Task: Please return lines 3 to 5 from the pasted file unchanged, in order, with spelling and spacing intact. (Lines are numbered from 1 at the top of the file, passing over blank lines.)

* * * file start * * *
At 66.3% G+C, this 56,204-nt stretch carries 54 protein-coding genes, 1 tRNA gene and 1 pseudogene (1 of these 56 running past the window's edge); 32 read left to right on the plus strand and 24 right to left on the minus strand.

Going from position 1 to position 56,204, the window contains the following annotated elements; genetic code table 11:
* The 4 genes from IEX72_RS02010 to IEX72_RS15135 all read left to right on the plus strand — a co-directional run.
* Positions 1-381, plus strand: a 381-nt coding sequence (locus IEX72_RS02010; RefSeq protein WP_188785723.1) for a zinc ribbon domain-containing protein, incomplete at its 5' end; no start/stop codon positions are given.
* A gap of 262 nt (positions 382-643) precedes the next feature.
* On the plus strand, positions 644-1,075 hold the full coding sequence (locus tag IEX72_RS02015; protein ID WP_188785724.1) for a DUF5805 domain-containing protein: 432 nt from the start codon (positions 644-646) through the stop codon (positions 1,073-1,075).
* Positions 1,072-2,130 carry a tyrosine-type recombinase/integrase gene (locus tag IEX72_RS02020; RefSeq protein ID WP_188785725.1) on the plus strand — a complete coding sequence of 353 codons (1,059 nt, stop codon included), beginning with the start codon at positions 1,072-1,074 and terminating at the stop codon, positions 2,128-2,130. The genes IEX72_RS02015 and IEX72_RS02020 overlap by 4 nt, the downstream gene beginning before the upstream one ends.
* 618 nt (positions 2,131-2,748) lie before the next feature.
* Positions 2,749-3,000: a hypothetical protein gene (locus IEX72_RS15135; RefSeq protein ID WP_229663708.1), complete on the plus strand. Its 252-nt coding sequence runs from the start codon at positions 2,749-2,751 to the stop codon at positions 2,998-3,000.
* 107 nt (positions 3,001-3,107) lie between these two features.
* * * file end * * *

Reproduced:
* The 4 genes from IEX72_RS02010 to IEX72_RS15135 all read left to right on the plus strand — a co-directional run.
* Positions 1-381, plus strand: a 381-nt coding sequence (locus IEX72_RS02010; RefSeq protein WP_188785723.1) for a zinc ribbon domain-containing protein, incomplete at its 5' end; no start/stop codon positions are given.
* A gap of 262 nt (positions 382-643) precedes the next feature.